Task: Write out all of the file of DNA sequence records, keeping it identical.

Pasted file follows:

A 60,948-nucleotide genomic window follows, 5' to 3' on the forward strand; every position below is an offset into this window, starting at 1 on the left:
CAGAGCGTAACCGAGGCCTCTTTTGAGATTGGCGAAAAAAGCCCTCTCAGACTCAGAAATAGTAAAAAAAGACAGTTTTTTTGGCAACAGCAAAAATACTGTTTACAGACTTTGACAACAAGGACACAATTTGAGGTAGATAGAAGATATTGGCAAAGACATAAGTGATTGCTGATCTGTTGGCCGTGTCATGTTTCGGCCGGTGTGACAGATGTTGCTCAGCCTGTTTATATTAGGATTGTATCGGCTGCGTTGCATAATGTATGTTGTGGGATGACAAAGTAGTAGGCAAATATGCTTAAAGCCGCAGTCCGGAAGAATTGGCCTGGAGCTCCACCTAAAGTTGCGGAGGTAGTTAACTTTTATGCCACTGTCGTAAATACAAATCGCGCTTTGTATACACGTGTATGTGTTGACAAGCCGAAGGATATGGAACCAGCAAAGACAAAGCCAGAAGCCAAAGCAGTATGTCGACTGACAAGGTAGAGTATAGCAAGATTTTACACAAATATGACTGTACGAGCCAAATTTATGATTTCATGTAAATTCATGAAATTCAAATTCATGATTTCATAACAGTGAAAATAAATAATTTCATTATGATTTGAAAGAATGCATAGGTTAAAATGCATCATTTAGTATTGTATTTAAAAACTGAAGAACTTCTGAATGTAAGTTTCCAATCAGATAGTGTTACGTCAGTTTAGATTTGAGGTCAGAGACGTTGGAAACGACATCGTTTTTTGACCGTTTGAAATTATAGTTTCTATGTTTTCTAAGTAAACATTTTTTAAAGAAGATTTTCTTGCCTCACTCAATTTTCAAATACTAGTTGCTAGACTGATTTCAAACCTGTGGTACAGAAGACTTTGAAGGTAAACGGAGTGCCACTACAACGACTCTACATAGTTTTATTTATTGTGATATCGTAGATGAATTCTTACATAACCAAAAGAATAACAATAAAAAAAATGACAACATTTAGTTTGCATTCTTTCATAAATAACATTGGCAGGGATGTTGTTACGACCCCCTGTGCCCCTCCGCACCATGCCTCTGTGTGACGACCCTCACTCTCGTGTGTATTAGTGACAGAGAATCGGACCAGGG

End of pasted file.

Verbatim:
A 60,948-nucleotide genomic window follows, 5' to 3' on the forward strand; every position below is an offset into this window, starting at 1 on the left:
CAGAGCGTAACCGAGGCCTCTTTTGAGATTGGCGAAAAAAGCCCTCTCAGACTCAGAAATAGTAAAAAAAGACAGTTTTTTTGGCAACAGCAAAAATACTGTTTACAGACTTTGACAACAAGGACACAATTTGAGGTAGATAGAAGATATTGGCAAAGACATAAGTGATTGCTGATCTGTTGGCCGTGTCATGTTTCGGCCGGTGTGACAGATGTTGCTCAGCCTGTTTATATTAGGATTGTATCGGCTGCGTTGCATAATGTATGTTGTGGGATGACAAAGTAGTAGGCAAATATGCTTAAAGCCGCAGTCCGGAAGAATTGGCCTGGAGCTCCACCTAAAGTTGCGGAGGTAGTTAACTTTTATGCCACTGTCGTAAATACAAATCGCGCTTTGTATACACGTGTATGTGTTGACAAGCCGAAGGATATGGAACCAGCAAAGACAAAGCCAGAAGCCAAAGCAGTATGTCGACTGACAAGGTAGAGTATAGCAAGATTTTACACAAATATGACTGTACGAGCCAAATTTATGATTTCATGTAAATTCATGAAATTCAAATTCATGATTTCATAACAGTGAAAATAAATAATTTCATTATGATTTGAAAGAATGCATAGGTTAAAATGCATCATTTAGTATTGTATTTAAAAACTGAAGAACTTCTGAATGTAAGTTTCCAATCAGATAGTGTTACGTCAGTTTAGATTTGAGGTCAGAGACGTTGGAAACGACATCGTTTTTTGACCGTTTGAAATTATAGTTTCTATGTTTTCTAAGTAAACATTTTTTAAAGAAGATTTTCTTGCCTCACTCAATTTTCAAATACTAGTTGCTAGACTGATTTCAAACCTGTGGTACAGAAGACTTTGAAGGTAAACGGAGTGCCACTACAACGACTCTACATAGTTTTATTTATTGTGATATCGTAGATGAATTCTTACATAACCAAAAGAATAACAATAAAAAAAATGACAACATTTAGTTTGCATTCTTTCATAAATAACATTGGCAGGGATGTTGTTACGACCCCCTGTGCCCCTCCGCACCATGCCTCTGTGTGACGACCCTCACTCTCGTGTGTATTAGTGACAGAGAATCGGACCAGGG